“Politics come into it, economics come into it. And most of the time we overdo it and that’s why we have this fishing problem,” Sumaila said.

Compounding this quandary is the international nature of the resource, which leads national fisheries to compete for their own interests—sometimes to the detriment of all. “The ocean is essentially one big global ocean,” Sumaila said. “What you do on one side effects the other. The interests of nations do come into play but it’s necessary to deal with this as a global problem.”

Global factors are also growing the problem. Earth’s surging population is putting increased strain on marine resources. And it’s not just a matter of more mouths to feed, Sumaila said, but also a matter of changing tastes and the increasing ability to finance them. “In many parts of the world, Asia is a big one, incomes are rising so people have the money to buy more fish,” Sumaila said. “So it’s an increase in the total number of people but also an increase in consumption per capita of fish. And there just aren’t enough fish in the sea.”

Aquaculture, also known as fish farming, can help to fill the gap. In fact today half of the world’s fish supply isn’t caught by anyone—it’s farmed. As wild stocks decline and demand grows the role of aquaculture is sure to surge in the future, but it can’t save us, Sumaila cautioned, because the practice has sustainability issues of its own. Blue fish farmers are needed.

Fish farms often pollute coastal waters and lakes with waste, sometimes creating ecological havoc, causing dead zones or unleashing disease on native populations. And many fish are raised on fish meal, which means someone has to catch and grind up countless wild fish, resulting in a zero sum or perhaps a net loss for the ocean resources consumed to produce “sustainable” farmed fish. Better, bluer methods are needed and some are already being developed. A few species, tilapia for example, can be raised primarily on renewable vegetarian feed.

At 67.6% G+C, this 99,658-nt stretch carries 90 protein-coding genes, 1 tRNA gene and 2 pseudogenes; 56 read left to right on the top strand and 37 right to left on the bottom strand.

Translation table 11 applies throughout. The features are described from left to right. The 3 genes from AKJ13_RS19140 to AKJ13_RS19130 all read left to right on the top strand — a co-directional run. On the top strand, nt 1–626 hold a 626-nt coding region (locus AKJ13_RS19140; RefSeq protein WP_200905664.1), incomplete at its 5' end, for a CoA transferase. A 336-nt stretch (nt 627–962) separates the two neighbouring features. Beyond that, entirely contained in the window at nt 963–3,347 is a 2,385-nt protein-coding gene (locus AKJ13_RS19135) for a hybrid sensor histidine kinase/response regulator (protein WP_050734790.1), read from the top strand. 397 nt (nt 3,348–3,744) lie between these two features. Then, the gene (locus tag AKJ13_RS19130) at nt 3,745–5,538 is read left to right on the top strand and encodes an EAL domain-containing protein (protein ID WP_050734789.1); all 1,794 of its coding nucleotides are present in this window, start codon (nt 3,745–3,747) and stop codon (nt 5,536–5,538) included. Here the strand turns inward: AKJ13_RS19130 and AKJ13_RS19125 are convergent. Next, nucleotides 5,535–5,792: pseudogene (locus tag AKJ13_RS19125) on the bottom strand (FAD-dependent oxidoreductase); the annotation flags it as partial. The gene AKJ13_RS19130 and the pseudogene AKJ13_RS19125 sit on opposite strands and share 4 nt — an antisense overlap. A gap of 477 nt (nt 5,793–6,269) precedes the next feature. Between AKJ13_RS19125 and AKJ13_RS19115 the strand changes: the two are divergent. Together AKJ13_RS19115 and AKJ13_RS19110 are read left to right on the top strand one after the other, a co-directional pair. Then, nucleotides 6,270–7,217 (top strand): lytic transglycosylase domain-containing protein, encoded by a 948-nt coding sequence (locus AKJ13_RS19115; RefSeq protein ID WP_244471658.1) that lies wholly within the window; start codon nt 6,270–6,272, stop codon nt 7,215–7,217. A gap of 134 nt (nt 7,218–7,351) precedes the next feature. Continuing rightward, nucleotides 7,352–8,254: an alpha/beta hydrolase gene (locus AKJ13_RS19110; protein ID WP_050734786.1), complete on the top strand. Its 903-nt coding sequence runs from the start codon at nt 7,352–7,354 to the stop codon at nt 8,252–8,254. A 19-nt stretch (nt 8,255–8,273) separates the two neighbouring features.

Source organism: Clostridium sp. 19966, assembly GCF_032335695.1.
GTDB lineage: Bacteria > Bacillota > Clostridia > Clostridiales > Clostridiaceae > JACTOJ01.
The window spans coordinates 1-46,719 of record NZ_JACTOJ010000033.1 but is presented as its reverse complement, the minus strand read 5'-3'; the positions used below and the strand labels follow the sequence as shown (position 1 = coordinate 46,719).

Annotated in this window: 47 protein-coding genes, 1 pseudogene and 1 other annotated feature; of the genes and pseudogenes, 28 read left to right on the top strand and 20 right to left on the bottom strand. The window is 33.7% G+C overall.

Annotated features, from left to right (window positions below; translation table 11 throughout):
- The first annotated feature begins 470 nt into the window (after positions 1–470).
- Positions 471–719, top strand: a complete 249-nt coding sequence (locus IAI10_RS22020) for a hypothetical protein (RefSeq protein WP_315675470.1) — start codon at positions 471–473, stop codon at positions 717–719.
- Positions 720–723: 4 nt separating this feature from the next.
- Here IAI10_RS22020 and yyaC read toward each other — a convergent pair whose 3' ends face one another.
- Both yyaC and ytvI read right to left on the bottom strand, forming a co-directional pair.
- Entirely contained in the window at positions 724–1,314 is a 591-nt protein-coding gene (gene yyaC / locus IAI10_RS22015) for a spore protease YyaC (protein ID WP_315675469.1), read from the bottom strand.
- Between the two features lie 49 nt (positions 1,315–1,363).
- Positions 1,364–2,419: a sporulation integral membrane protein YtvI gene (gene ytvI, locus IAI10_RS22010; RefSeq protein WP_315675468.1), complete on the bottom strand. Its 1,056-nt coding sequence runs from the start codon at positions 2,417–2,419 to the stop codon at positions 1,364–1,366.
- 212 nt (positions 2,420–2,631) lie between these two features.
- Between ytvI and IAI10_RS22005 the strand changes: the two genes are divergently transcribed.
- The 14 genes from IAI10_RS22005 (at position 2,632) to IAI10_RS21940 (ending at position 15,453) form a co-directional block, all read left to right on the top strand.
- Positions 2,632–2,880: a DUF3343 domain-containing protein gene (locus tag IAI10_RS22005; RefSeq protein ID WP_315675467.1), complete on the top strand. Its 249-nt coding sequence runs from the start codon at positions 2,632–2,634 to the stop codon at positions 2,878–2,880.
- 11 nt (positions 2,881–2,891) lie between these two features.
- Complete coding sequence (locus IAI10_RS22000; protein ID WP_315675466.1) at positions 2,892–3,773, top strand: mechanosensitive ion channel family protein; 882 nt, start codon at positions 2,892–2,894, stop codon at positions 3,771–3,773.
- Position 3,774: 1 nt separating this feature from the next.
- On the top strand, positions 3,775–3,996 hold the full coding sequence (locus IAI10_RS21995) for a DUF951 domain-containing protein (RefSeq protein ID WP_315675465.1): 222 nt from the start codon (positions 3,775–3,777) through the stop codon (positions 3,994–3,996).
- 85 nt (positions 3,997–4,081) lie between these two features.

But no matter how blue we can make fish farms, Sumaila cautioned, they can’t take the place of our oceans.

“One thing I worry about with aquaculture is this feeling you get sometimes when you kind of read between the lines that we can let wild fish go because there is aquaculture,” he said. “That scares me a lot, especially for poor and developing countries (where people depend on catching their own food). Whatever we do with aquaculture it should be complimentary to wild fisheries.”

What can be done? Sumaila said consumers can make a big difference by choosing sustainably caught fish, identified by resources like the Monterey Bay Aquarium’s Seafood Watch program, and even by choosing to eat fish less often.

“Personally, I’ve been limiting how much fish I eat,” he said. “I gave a talk at an AAAS meeting entitled “Whose Fish Are You Eating—Yours or Your Grandchildren’s? And I often quote Adam Smith in these lectures, from his own 1766 Lecture on Jurisprudence. ‘The Earth and the fullness of it belongs to every generation, and the preceding one can have no right to bind it up from posterity.’”

“I think when it comes to our fish we have to weigh that and ultimately begin to think that way.”


Brian Handwerk is a freelance writer based in Amherst, New Hampshire. 




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Meet the Author

Brian Handwerk
Brian Handwerk is a freelance writer based in Amherst, New Hampshire.